For over 20 years, Choo Waihong worked as a corporate lawyer at a couple of prestigious law firms, primarily in Singapore and Los Angeles, leading a busy life that left her little time to see the world.
In 2006, she got tired of always being on the move and decided to retire early to travel. She went in search of her Chinese roots, exploring the big cities and later arriving as a tourist at Lake Lugu, the home of the Mosuo tribe in the southwest of China. She was so fascinated by the way of life of this community that she chose to move in with them for much of the year.
“I liked the Mosuo people and their lifestyle so much that I returned again and again, staying longer to become part of their community. Building a cabin on the land of a friend from there was part of the adventure that attracted me to spend more time,” said the lawyer, who started as an outsider and today knows the Mosuo culture better than some locals.
Choo grew up in a world where men are the bosses and used to fight a lot with her father, considered the boss in what she described as an “extremely patriarchal” Chinese family in Singapore. Her experience on Lake Lugu was so different from what she had known until that moment that she began writing a book to record everything she learned of the Mosuo way of life, called “The Kingdom of Women: Life, Love and Death in China’s Hidden Mountains” (I B Tauris & Co, 2017).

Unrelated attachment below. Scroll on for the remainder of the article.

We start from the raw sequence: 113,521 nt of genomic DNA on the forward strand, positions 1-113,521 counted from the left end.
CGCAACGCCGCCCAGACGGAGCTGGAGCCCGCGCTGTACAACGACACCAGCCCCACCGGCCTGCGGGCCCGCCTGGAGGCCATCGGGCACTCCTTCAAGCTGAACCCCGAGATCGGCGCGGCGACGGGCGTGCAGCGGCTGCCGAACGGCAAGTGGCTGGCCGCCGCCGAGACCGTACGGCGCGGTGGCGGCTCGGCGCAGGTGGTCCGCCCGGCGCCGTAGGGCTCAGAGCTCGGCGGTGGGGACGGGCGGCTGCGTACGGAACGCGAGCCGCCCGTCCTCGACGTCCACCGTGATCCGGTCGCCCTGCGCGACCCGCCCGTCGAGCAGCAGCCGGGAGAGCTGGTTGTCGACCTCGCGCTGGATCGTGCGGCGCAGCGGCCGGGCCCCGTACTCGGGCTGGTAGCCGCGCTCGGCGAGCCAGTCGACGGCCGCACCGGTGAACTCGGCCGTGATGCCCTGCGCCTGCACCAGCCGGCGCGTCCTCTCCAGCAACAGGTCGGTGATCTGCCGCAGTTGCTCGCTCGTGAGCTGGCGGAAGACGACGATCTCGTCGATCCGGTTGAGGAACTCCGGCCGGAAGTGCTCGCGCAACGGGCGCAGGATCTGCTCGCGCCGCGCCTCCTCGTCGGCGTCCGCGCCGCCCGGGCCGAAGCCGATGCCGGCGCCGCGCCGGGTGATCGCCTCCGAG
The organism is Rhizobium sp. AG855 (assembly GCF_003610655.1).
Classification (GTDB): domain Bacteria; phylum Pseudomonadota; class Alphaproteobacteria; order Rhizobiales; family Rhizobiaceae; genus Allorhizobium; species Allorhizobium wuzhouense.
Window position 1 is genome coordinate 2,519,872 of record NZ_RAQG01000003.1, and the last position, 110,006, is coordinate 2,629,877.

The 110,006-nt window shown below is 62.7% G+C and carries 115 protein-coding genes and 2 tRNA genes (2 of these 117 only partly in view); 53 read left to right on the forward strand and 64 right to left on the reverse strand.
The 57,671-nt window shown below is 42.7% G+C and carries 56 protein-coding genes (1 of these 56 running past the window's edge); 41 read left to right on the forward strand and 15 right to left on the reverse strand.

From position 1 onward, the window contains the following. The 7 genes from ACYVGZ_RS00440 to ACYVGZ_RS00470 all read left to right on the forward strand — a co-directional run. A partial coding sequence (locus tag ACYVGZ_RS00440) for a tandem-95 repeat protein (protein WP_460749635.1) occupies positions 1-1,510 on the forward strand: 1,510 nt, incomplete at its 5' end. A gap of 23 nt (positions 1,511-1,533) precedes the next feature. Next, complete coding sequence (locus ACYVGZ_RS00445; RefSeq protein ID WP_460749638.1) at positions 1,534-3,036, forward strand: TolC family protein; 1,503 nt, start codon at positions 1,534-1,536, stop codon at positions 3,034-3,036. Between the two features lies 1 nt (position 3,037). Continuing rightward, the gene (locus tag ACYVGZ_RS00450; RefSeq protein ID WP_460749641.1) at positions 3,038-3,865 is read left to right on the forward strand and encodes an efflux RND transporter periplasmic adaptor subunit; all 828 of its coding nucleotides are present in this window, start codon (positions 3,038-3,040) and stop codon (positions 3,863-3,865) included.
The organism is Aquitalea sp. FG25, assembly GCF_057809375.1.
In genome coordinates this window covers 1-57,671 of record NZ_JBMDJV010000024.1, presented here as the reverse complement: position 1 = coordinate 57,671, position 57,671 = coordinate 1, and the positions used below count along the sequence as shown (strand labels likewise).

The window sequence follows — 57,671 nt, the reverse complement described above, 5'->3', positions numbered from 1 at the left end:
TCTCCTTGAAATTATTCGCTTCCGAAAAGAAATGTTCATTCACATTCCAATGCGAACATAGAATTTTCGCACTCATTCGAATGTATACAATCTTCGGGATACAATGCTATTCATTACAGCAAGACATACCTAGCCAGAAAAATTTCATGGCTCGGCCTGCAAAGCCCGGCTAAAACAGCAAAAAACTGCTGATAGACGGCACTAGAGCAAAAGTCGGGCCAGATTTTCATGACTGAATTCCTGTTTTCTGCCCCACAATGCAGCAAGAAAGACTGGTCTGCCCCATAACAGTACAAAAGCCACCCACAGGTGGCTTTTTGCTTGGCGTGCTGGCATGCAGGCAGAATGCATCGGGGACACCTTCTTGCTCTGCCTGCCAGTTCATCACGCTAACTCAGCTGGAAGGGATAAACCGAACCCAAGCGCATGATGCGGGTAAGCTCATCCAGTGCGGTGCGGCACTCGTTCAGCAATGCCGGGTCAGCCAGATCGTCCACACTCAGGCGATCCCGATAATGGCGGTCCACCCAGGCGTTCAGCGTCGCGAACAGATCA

She started the book almost without planning it, pushed on by a friend from London who came to visit her once at her cabin on the lake. Writing the book also gave Choo the impetus to delve into what the feminist essence meant for one of the last remaining matrilineal and matriarchal societies in the world.
In the Mosuo tribe, children belong to their matrilineal family. They live in the mother’s family home and are raised by their mother, their grandmother, aunts, and uncles under one roof. All descendants are born out of wedlock and the nuclear family as we understand it exists differently.
Men and women have occasional nightly encounters when they want to be together, without obligation or prejudice. The hat of a man hanging on the handle of the door to a woman’s room is a sign telling other men not to enter. These encounters can range from one night to exclusive lifetime partnerships that may or may not result in pregnancy, but couples never live together or formally marry.
Women are the ones who inherit property, plant crops and manage farms, care for offspring, and carry out household chores. Men take on tasks that require more physical strength. They take care of building and repairing houses, sacrifice animals, and help with big family decisions, although the last word always lies with the grandmother, who is the matriarch of the household.
According to Choo, 30,000 to 40,000 people belong to the Mosuo community. Its culture has become increasingly popular over the years, attracting many onlookers since the area was first opened to travelers two decades ago.
Most of the visitors are Chinese from other parts of the country, probably because the lake is away from the main known tourist routes and therefore foreigners need more time and effort to detour to this remote inland mountainous region (although today one can fly directly to their new little airport in the mountains).
Choo said that some visitors who arrive to the lake do not understand the sexual freedom of the Mosuo community. Many hope to be “lucky” to get an overnight adventure with a Mosuo woman during their stay, only to find out Mosuo women are more discriminating than that.